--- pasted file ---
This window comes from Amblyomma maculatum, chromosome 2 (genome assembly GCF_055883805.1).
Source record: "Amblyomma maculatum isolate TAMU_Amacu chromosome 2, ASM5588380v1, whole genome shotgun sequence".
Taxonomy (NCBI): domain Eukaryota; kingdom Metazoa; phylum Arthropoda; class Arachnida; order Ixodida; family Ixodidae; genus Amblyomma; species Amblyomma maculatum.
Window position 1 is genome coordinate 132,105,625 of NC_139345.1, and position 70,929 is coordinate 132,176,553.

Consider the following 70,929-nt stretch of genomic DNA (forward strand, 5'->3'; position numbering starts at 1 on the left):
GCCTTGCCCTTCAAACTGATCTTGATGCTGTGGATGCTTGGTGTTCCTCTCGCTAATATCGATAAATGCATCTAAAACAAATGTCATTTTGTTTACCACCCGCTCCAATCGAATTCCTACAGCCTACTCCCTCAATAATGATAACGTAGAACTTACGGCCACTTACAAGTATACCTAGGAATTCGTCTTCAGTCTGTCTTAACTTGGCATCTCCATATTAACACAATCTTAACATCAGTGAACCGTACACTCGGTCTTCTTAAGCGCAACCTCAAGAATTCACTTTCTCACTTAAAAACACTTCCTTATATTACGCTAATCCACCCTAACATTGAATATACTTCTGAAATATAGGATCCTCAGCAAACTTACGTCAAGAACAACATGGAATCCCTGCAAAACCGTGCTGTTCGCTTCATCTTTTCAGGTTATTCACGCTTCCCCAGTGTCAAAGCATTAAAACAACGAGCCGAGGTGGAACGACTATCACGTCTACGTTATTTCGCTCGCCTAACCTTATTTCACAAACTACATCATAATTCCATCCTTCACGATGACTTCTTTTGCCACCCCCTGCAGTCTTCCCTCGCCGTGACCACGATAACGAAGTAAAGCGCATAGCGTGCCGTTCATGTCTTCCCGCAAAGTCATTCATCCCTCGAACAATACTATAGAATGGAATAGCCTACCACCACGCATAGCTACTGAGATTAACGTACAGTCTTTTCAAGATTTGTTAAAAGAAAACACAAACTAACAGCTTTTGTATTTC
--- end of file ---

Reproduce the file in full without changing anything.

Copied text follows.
This window comes from Amblyomma maculatum, chromosome 2 (genome assembly GCF_055883805.1).
Source record: "Amblyomma maculatum isolate TAMU_Amacu chromosome 2, ASM5588380v1, whole genome shotgun sequence".
Taxonomy (NCBI): domain Eukaryota; kingdom Metazoa; phylum Arthropoda; class Arachnida; order Ixodida; family Ixodidae; genus Amblyomma; species Amblyomma maculatum.
Window position 1 is genome coordinate 132,105,625 of NC_139345.1, and position 70,929 is coordinate 132,176,553.

Consider the following 70,929-nt stretch of genomic DNA (forward strand, 5'->3'; position numbering starts at 1 on the left):
GCCTTGCCCTTCAAACTGATCTTGATGCTGTGGATGCTTGGTGTTCCTCTCGCTAATATCGATAAATGCATCTAAAACAAATGTCATTTTGTTTACCACCCGCTCCAATCGAATTCCTACAGCCTACTCCCTCAATAATGATAACGTAGAACTTACGGCCACTTACAAGTATACCTAGGAATTCGTCTTCAGTCTGTCTTAACTTGGCATCTCCATATTAACACAATCTTAACATCAGTGAACCGTACACTCGGTCTTCTTAAGCGCAACCTCAAGAATTCACTTTCTCACTTAAAAACACTTCCTTATATTACGCTAATCCACCCTAACATTGAATATACTTCTGAAATATAGGATCCTCAGCAAACTTACGTCAAGAACAACATGGAATCCCTGCAAAACCGTGCTGTTCGCTTCATCTTTTCAGGTTATTCACGCTTCCCCAGTGTCAAAGCATTAAAACAACGAGCCGAGGTGGAACGACTATCACGTCTACGTTATTTCGCTCGCCTAACCTTATTTCACAAACTACATCATAATTCCATCCTTCACGATGACTTCTTTTGCCACCCCCTGCAGTCTTCCCTCGCCGTGACCACGATAACGAAGTAAAGCGCATAGCGTGCCGTTCATGTCTTCCCGCAAAGTCATTCATCCCTCGAACAATACTATAGAATGGAATAGCCTACCACCACGCATAGCTACTGAGATTAACGTACAGTCTTTTCAAGATTTGTTAAAAGAAAACACAAACTAACAGCTTTTGTATTTC